|7||*||Guildford, Surrey, GB; Y. Nozuyama et al., Design for Testability of a 32 bit TRON Microprocessor , Microprocessors & Microsystems, vol. 13, No. 1, Jan. 1989, pp. 17 27.|
|Citing Patent||Filing date||Publication date||Applicant||Title|
|US5557558 *||May 15, 1995||Sep 17, 1996||Nec Corporation||Microprocessor with self-diagnostic test function|
|US5764655 *||Jul 2, 1997||Jun 9, 1998||International Business Machines Corporation||Built in self test with memory|
|US5869979 *||May 9, 1996||Feb 9, 1999||Altera Corporation||Technique for preconditioning I/Os during reconfiguration|
|US5936976 *||Jul 25, 1997||Aug 10, 1999||Vlsi Technology, Inc.||Selecting a test data input bus to supply test data to logical blocks within an integrated circuit|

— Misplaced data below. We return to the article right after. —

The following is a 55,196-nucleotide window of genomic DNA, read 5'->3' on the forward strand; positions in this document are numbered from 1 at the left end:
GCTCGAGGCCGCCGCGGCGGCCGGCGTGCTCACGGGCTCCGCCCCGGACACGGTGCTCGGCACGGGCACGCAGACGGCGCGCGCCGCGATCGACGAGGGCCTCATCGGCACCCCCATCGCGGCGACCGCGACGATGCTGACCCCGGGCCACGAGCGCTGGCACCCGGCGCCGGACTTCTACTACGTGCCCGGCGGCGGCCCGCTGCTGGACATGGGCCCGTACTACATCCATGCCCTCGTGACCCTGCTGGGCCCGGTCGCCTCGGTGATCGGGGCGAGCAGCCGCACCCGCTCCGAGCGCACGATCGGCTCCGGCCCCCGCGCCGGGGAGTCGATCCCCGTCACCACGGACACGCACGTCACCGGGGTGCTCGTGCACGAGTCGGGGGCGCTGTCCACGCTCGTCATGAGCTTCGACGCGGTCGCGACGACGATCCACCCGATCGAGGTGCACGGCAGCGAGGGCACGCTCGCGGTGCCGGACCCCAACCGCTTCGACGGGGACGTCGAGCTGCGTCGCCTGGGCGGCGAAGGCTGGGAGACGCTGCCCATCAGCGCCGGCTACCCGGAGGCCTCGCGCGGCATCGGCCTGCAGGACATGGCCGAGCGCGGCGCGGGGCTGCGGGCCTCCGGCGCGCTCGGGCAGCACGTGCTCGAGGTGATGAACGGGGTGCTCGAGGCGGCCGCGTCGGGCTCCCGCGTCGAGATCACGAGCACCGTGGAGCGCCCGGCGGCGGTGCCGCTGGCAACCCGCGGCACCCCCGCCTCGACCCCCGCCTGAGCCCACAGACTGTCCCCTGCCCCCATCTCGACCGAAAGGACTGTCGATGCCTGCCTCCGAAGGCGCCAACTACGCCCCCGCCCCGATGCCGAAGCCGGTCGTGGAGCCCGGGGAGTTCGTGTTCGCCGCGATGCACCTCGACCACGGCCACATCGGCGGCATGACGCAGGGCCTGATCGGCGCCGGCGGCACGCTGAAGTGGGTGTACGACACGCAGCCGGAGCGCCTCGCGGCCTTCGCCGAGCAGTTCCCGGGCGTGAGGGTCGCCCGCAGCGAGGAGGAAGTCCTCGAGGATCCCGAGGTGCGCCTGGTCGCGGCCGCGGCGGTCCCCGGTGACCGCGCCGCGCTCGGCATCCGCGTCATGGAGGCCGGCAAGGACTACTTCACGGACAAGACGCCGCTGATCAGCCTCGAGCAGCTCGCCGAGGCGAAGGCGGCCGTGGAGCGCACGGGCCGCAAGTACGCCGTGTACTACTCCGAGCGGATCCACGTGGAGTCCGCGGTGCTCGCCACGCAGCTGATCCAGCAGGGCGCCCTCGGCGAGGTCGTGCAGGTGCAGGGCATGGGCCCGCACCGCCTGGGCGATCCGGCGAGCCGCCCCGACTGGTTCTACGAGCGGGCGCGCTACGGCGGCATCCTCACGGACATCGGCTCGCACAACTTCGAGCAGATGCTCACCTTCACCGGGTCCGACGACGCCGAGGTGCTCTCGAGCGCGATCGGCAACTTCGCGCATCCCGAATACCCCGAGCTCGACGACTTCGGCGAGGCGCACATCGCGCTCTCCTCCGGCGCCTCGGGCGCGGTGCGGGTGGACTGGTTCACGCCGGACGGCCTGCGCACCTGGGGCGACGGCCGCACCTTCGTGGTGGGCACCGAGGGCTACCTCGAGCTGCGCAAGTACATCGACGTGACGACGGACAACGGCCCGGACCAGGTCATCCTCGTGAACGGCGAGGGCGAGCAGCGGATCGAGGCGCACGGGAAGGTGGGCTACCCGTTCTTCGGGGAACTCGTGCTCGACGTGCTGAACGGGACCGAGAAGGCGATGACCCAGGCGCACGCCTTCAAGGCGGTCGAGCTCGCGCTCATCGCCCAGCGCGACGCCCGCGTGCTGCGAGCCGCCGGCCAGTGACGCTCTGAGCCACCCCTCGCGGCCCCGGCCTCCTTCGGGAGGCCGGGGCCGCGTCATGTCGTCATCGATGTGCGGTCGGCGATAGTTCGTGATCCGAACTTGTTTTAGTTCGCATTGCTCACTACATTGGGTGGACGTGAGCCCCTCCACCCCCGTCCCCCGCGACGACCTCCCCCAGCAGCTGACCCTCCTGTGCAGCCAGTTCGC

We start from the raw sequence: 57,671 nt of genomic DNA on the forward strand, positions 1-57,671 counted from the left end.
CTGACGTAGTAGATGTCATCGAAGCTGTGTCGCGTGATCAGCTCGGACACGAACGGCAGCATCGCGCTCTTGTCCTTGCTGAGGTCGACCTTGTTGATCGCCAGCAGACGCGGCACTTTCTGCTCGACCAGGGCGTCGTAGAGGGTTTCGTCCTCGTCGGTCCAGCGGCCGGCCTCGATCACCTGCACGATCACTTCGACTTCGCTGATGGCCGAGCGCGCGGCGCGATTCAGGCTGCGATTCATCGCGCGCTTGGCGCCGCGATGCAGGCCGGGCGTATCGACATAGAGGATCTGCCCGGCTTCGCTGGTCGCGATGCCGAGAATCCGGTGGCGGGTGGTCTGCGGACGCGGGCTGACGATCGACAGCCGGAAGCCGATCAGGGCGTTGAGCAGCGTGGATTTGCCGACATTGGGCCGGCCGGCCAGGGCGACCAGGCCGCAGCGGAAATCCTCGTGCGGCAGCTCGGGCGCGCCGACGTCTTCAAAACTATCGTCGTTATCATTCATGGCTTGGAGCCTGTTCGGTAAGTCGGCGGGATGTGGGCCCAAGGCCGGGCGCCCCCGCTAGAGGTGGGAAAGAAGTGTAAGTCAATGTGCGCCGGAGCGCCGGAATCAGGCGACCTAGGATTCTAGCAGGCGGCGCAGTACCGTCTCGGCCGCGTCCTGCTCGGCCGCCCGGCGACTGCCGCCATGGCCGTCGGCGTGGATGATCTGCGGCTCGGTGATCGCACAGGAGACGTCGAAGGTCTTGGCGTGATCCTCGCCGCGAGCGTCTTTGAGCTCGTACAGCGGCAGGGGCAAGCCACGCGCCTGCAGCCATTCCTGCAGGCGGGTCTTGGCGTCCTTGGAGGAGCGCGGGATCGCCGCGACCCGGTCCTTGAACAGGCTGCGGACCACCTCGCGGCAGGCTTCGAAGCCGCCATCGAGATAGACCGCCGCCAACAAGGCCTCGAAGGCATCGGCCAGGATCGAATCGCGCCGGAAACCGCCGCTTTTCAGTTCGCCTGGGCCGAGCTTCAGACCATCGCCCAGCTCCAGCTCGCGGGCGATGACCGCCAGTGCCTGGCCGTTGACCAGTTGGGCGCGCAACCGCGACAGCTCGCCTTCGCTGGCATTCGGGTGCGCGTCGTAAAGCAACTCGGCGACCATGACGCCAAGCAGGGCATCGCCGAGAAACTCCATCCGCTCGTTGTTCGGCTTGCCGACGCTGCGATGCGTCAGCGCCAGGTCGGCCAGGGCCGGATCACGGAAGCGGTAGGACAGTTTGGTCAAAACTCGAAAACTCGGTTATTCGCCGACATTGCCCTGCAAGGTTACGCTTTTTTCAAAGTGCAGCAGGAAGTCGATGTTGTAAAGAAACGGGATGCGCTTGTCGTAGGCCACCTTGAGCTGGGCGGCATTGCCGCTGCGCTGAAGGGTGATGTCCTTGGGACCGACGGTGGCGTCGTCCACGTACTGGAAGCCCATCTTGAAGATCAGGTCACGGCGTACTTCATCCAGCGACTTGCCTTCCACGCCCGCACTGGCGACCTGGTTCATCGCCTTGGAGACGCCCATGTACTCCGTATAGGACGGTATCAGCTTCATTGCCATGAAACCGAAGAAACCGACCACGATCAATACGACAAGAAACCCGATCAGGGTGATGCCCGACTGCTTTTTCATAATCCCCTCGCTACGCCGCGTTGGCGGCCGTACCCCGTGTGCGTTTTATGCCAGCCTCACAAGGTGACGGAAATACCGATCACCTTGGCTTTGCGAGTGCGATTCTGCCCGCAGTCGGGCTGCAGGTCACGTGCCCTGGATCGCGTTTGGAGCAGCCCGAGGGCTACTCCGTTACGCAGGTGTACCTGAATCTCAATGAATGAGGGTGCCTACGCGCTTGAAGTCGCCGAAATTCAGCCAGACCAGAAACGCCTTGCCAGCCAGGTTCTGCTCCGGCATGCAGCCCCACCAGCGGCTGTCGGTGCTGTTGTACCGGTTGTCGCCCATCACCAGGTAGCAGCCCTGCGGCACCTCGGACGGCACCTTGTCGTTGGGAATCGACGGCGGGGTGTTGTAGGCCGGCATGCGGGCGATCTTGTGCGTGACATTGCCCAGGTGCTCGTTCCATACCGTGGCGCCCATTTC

|US6108798 *||Jul 2, 1997||Aug 22, 2000||International Business Machines Corporation||Self programmed built in self test|
|US6185712||Jul 2, 1998||Feb 6, 2001||International Business Machines Corporation||Chip performance optimization with self programmed built in self test|
|US6208162||Feb 19, 1998||Mar 27, 2001||Altera Corporation||Technique for preconditioning I/Os during reconfiguration|
|US6223312 *||Apr 18, 1994||Apr 24, 2001||Kabushiki Kaisha Toshiba||Test-facilitating circuit for information processing devices|
|US6230290||Jul 2, 1997||May 8, 2001||International Business Machines Corporation||Method of self programmed built in self test|
|US6573862 *||Nov 9, 2001||Jun 3, 2003||Harris Corporation||Phased array antenna including element control device providing fault detection and related methods|
|US6643800 *||Feb 2, 2000||Nov 4, 2003||Hewlett-Packard Development Company, L.P.||Method and apparatus for testing microarchitectural features by using tests written in microcode|
|US7734973 *||Dec 29, 2006||Jun 8, 2010||Fujitsu Microelectronics Limited||Testing apparatus and testing method for an integrated circuit, and integrated circuit|